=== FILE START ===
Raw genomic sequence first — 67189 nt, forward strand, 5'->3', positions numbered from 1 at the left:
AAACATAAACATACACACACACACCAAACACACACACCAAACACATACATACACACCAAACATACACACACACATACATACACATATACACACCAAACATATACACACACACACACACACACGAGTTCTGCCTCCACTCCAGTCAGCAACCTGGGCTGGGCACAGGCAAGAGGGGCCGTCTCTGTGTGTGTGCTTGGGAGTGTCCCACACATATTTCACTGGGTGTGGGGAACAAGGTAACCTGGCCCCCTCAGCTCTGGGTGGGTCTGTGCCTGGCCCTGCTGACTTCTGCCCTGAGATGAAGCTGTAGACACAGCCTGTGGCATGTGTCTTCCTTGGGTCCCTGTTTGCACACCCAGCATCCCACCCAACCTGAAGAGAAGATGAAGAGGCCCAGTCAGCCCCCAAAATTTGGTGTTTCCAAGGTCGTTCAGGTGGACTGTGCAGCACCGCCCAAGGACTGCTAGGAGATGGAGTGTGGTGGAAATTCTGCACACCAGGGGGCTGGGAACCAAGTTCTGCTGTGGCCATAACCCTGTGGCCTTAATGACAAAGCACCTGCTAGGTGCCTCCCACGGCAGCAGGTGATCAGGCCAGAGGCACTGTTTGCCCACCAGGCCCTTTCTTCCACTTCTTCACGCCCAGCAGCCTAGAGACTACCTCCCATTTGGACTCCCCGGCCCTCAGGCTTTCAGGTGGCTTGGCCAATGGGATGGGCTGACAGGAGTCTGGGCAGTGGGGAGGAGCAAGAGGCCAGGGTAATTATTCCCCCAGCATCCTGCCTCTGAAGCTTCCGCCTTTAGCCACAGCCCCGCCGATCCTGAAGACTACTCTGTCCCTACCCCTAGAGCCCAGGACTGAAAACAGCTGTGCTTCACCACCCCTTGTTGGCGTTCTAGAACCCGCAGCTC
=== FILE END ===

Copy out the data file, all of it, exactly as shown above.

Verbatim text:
Raw genomic sequence first — 67189 nt, forward strand, 5'->3', positions numbered from 1 at the left:
AAACATAAACATACACACACACACCAAACACACACACCAAACACATACATACACACCAAACATACACACACACATACATACACATATACACACCAAACATATACACACACACACACACACACGAGTTCTGCCTCCACTCCAGTCAGCAACCTGGGCTGGGCACAGGCAAGAGGGGCCGTCTCTGTGTGTGTGCTTGGGAGTGTCCCACACATATTTCACTGGGTGTGGGGAACAAGGTAACCTGGCCCCCTCAGCTCTGGGTGGGTCTGTGCCTGGCCCTGCTGACTTCTGCCCTGAGATGAAGCTGTAGACACAGCCTGTGGCATGTGTCTTCCTTGGGTCCCTGTTTGCACACCCAGCATCCCACCCAACCTGAAGAGAAGATGAAGAGGCCCAGTCAGCCCCCAAAATTTGGTGTTTCCAAGGTCGTTCAGGTGGACTGTGCAGCACCGCCCAAGGACTGCTAGGAGATGGAGTGTGGTGGAAATTCTGCACACCAGGGGGCTGGGAACCAAGTTCTGCTGTGGCCATAACCCTGTGGCCTTAATGACAAAGCACCTGCTAGGTGCCTCCCACGGCAGCAGGTGATCAGGCCAGAGGCACTGTTTGCCCACCAGGCCCTTTCTTCCACTTCTTCACGCCCAGCAGCCTAGAGACTACCTCCCATTTGGACTCCCCGGCCCTCAGGCTTTCAGGTGGCTTGGCCAATGGGATGGGCTGACAGGAGTCTGGGCAGTGGGGAGGAGCAAGAGGCCAGGGTAATTATTCCCCCAGCATCCTGCCTCTGAAGCTTCCGCCTTTAGCCACAGCCCCGCCGATCCTGAAGACTACTCTGTCCCTACCCCTAGAGCCCAGGACTGAAAACAGCTGTGCTTCACCACCCCTTGTTGGCGTTCTAGAACCCGCAGCTC